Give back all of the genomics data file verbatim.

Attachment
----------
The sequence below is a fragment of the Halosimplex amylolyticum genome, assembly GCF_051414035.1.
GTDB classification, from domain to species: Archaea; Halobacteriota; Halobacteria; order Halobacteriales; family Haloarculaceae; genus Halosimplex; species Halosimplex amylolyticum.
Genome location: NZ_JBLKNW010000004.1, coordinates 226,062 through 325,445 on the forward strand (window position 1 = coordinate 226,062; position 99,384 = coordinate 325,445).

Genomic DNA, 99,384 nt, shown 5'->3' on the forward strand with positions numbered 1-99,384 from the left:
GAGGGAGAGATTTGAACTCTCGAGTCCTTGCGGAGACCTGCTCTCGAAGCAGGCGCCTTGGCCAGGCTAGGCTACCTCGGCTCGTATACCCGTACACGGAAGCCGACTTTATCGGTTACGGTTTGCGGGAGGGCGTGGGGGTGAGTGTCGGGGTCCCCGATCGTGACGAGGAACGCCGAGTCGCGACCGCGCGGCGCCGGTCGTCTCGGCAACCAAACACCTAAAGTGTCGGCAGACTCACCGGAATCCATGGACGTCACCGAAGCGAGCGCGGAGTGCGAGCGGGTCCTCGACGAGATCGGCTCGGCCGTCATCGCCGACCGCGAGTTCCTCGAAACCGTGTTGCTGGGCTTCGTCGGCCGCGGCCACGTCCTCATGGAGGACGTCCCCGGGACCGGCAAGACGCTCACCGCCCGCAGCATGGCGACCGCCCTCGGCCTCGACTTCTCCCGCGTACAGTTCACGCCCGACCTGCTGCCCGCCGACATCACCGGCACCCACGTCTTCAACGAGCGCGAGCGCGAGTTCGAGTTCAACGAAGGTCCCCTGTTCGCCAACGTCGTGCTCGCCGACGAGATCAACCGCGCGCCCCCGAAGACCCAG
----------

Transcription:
The sequence below is a fragment of the Halosimplex amylolyticum genome, assembly GCF_051414035.1.
GTDB classification, from domain to species: Archaea; Halobacteriota; Halobacteria; order Halobacteriales; family Haloarculaceae; genus Halosimplex; species Halosimplex amylolyticum.
Genome location: NZ_JBLKNW010000004.1, coordinates 226,062 through 325,445 on the forward strand (window position 1 = coordinate 226,062; position 99,384 = coordinate 325,445).

Genomic DNA, 99,384 nt, shown 5'->3' on the forward strand with positions numbered 1-99,384 from the left:
GAGGGAGAGATTTGAACTCTCGAGTCCTTGCGGAGACCTGCTCTCGAAGCAGGCGCCTTGGCCAGGCTAGGCTACCTCGGCTCGTATACCCGTACACGGAAGCCGACTTTATCGGTTACGGTTTGCGGGAGGGCGTGGGGGTGAGTGTCGGGGTCCCCGATCGTGACGAGGAACGCCGAGTCGCGACCGCGCGGCGCCGGTCGTCTCGGCAACCAAACACCTAAAGTGTCGGCAGACTCACCGGAATCCATGGACGTCACCGAAGCGAGCGCGGAGTGCGAGCGGGTCCTCGACGAGATCGGCTCGGCCGTCATCGCCGACCGCGAGTTCCTCGAAACCGTGTTGCTGGGCTTCGTCGGCCGCGGCCACGTCCTCATGGAGGACGTCCCCGGGACCGGCAAGACGCTCACCGCCCGCAGCATGGCGACCGCCCTCGGCCTCGACTTCTCCCGCGTACAGTTCACGCCCGACCTGCTGCCCGCCGACATCACCGGCACCCACGTCTTCAACGAGCGCGAGCGCGAGTTCGAGTTCAACGAAGGTCCCCTGTTCGCCAACGTCGTGCTCGCCGACGAGATCAACCGCGCGCCCCCGAAGACCCAG